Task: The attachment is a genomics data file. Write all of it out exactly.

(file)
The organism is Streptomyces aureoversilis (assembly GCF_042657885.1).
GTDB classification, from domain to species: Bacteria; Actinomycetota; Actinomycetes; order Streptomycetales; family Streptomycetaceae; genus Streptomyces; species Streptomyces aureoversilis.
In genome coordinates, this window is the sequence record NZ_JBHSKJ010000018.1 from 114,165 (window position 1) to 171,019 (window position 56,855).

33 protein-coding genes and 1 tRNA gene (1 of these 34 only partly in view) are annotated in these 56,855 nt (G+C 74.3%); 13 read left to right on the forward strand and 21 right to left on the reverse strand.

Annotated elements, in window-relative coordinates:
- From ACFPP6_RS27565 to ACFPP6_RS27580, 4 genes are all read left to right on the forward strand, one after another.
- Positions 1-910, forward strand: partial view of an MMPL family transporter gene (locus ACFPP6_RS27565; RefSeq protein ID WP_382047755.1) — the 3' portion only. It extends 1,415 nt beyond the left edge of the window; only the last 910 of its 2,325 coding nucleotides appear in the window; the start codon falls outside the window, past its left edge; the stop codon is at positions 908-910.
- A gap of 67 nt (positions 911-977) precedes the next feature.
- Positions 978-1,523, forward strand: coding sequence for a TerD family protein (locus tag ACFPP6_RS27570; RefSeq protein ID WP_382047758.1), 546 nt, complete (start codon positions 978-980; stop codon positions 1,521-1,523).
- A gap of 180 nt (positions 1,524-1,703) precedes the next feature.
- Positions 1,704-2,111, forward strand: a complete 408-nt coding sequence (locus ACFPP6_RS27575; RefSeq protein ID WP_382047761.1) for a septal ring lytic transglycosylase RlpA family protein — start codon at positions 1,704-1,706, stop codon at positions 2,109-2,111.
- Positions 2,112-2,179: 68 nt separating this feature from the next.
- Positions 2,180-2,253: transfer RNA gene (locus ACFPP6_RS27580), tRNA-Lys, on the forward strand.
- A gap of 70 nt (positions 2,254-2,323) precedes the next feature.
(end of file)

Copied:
The organism is Streptomyces aureoversilis (assembly GCF_042657885.1).
GTDB classification, from domain to species: Bacteria; Actinomycetota; Actinomycetes; order Streptomycetales; family Streptomycetaceae; genus Streptomyces; species Streptomyces aureoversilis.
In genome coordinates, this window is the sequence record NZ_JBHSKJ010000018.1 from 114,165 (window position 1) to 171,019 (window position 56,855).

33 protein-coding genes and 1 tRNA gene (1 of these 34 only partly in view) are annotated in these 56,855 nt (G+C 74.3%); 13 read left to right on the forward strand and 21 right to left on the reverse strand.

Annotated elements, in window-relative coordinates:
- From ACFPP6_RS27565 to ACFPP6_RS27580, 4 genes are all read left to right on the forward strand, one after another.
- Positions 1-910, forward strand: partial view of an MMPL family transporter gene (locus ACFPP6_RS27565; RefSeq protein ID WP_382047755.1) — the 3' portion only. It extends 1,415 nt beyond the left edge of the window; only the last 910 of its 2,325 coding nucleotides appear in the window; the start codon falls outside the window, past its left edge; the stop codon is at positions 908-910.
- A gap of 67 nt (positions 911-977) precedes the next feature.
- Positions 978-1,523, forward strand: coding sequence for a TerD family protein (locus tag ACFPP6_RS27570; RefSeq protein ID WP_382047758.1), 546 nt, complete (start codon positions 978-980; stop codon positions 1,521-1,523).
- A gap of 180 nt (positions 1,524-1,703) precedes the next feature.
- Positions 1,704-2,111, forward strand: a complete 408-nt coding sequence (locus ACFPP6_RS27575; RefSeq protein ID WP_382047761.1) for a septal ring lytic transglycosylase RlpA family protein — start codon at positions 1,704-1,706, stop codon at positions 2,109-2,111.
- Positions 2,112-2,179: 68 nt separating this feature from the next.
- Positions 2,180-2,253: transfer RNA gene (locus ACFPP6_RS27580), tRNA-Lys, on the forward strand.
- A gap of 70 nt (positions 2,254-2,323) precedes the next feature.